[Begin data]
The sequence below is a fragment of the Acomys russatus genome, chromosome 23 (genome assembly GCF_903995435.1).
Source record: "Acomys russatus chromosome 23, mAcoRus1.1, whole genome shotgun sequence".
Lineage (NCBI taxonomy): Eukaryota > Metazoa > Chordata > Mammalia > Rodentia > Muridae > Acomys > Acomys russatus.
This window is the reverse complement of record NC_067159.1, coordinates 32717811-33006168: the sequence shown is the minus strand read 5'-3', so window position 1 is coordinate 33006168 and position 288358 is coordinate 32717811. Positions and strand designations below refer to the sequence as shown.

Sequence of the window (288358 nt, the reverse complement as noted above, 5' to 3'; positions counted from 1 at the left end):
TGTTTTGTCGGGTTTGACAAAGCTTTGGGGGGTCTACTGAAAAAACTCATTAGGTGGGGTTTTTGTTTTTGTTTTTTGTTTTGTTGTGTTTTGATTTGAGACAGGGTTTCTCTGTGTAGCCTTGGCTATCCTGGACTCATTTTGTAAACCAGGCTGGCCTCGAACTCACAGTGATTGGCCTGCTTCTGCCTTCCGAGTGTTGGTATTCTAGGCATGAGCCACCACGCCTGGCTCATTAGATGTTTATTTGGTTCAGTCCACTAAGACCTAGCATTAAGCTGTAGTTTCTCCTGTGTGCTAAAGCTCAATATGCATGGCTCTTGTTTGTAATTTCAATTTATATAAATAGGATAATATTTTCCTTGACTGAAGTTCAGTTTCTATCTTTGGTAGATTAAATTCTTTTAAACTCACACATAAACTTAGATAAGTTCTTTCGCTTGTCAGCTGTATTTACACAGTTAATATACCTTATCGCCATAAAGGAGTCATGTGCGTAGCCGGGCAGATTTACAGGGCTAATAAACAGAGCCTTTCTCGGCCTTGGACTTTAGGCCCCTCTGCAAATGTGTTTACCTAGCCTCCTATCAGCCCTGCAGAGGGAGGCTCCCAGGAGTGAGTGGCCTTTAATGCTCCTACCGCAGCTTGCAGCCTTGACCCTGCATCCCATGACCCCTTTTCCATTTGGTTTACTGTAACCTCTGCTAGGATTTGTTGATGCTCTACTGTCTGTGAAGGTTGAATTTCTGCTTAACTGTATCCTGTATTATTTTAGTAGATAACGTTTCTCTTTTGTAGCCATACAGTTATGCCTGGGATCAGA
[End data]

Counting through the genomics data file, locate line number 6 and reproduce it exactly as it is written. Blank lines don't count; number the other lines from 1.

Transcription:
TGTTTTGTCGGGTTTGACAAAGCTTTGGGGGGTCTACTGAAAAAACTCATTAGGTGGGGTTTTTGTTTTTGTTTTTTGTTTTGTTGTGTTTTGATTTGAGACAGGGTTTCTCTGTGTAGCCTTGGCTATCCTGGACTCATTTTGTAAACCAGGCTGGCCTCGAACTCACAGTGATTGGCCTGCTTCTGCCTTCCGAGTGTTGGTATTCTAGGCATGAGCCACCACGCCTGGCTCATTAGATGTTTATTTGGTTCAGTCCACTAAGACCTAGCATTAAGCTGTAGTTTCTCCTGTGTGCTAAAGCTCAATATGCATGGCTCTTGTTTGTAATTTCAATTTATATAAATAGGATAATATTTTCCTTGACTGAAGTTCAGTTTCTATCTTTGGTAGATTAAATTCTTTTAAACTCACACATAAACTTAGATAAGTTCTTTCGCTTGTCAGCTGTATTTACACAGTTAATATACCTTATCGCCATAAAGGAGTCATGTGCGTAGCCGGGCAGATTTACAGGGCTAATAAACAGAGCCTTTCTCGGCCTTGGACTTTAGGCCCCTCTGCAAATGTGTTTACCTAGCCTCCTATCAGCCCTGCAGAGGGAGGCTCCCAGGAGTGAGTGGCCTTTAATGCTCCTACCGCAGCTTGCAGCCTTGACCCTGCATCCCATGACCCCTTTTCCATTTGGTTTACTGTAACCTCTGCTAGGATTTGTTGATGCTCTACTGTCTGTGAAGGTTGAATTTCTGCTTAACTGTATCCTGTATTATTTTAGTAGATAACGTTTCTCTTTTGTAGCCATACAGTTATGCCTGGGATCAGA